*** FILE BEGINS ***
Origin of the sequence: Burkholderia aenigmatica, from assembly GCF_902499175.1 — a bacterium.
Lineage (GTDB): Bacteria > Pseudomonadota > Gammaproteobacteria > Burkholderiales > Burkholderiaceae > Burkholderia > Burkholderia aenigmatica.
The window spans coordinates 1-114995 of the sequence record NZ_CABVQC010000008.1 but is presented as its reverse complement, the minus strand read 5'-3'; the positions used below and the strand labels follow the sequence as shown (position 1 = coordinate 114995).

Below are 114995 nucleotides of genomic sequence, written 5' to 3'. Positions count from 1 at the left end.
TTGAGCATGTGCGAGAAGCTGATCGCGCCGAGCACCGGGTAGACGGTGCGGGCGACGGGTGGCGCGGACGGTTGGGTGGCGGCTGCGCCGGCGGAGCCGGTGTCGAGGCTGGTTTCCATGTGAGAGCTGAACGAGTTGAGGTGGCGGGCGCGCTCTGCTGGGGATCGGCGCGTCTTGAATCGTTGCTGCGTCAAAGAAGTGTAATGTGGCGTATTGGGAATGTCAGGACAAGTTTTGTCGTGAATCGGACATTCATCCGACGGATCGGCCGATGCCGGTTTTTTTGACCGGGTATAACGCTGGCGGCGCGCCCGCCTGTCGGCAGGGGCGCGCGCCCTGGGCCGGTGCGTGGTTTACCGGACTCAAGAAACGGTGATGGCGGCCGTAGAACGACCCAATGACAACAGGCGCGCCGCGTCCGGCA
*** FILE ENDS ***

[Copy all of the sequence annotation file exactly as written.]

Origin of the sequence: Burkholderia aenigmatica, from assembly GCF_902499175.1 — a bacterium.
Lineage (GTDB): Bacteria > Pseudomonadota > Gammaproteobacteria > Burkholderiales > Burkholderiaceae > Burkholderia > Burkholderia aenigmatica.
The window spans coordinates 1-114995 of the sequence record NZ_CABVQC010000008.1 but is presented as its reverse complement, the minus strand read 5'-3'; the positions used below and the strand labels follow the sequence as shown (position 1 = coordinate 114995).

Below are 114995 nucleotides of genomic sequence, written 5' to 3'. Positions count from 1 at the left end.
TTGAGCATGTGCGAGAAGCTGATCGCGCCGAGCACCGGGTAGACGGTGCGGGCGACGGGTGGCGCGGACGGTTGGGTGGCGGCTGCGCCGGCGGAGCCGGTGTCGAGGCTGGTTTCCATGTGAGAGCTGAACGAGTTGAGGTGGCGGGCGCGCTCTGCTGGGGATCGGCGCGTCTTGAATCGTTGCTGCGTCAAAGAAGTGTAATGTGGCGTATTGGGAATGTCAGGACAAGTTTTGTCGTGAATCGGACATTCATCCGACGGATCGGCCGATGCCGGTTTTTTTGACCGGGTATAACGCTGGCGGCGCGCCCGCCTGTCGGCAGGGGCGCGCGCCCTGGGCCGGTGCGTGGTTTACCGGACTCAAGAAACGGTGATGGCGGCCGTAGAACGACCCAATGACAACAGGCGCGCCGCGTCCGGCA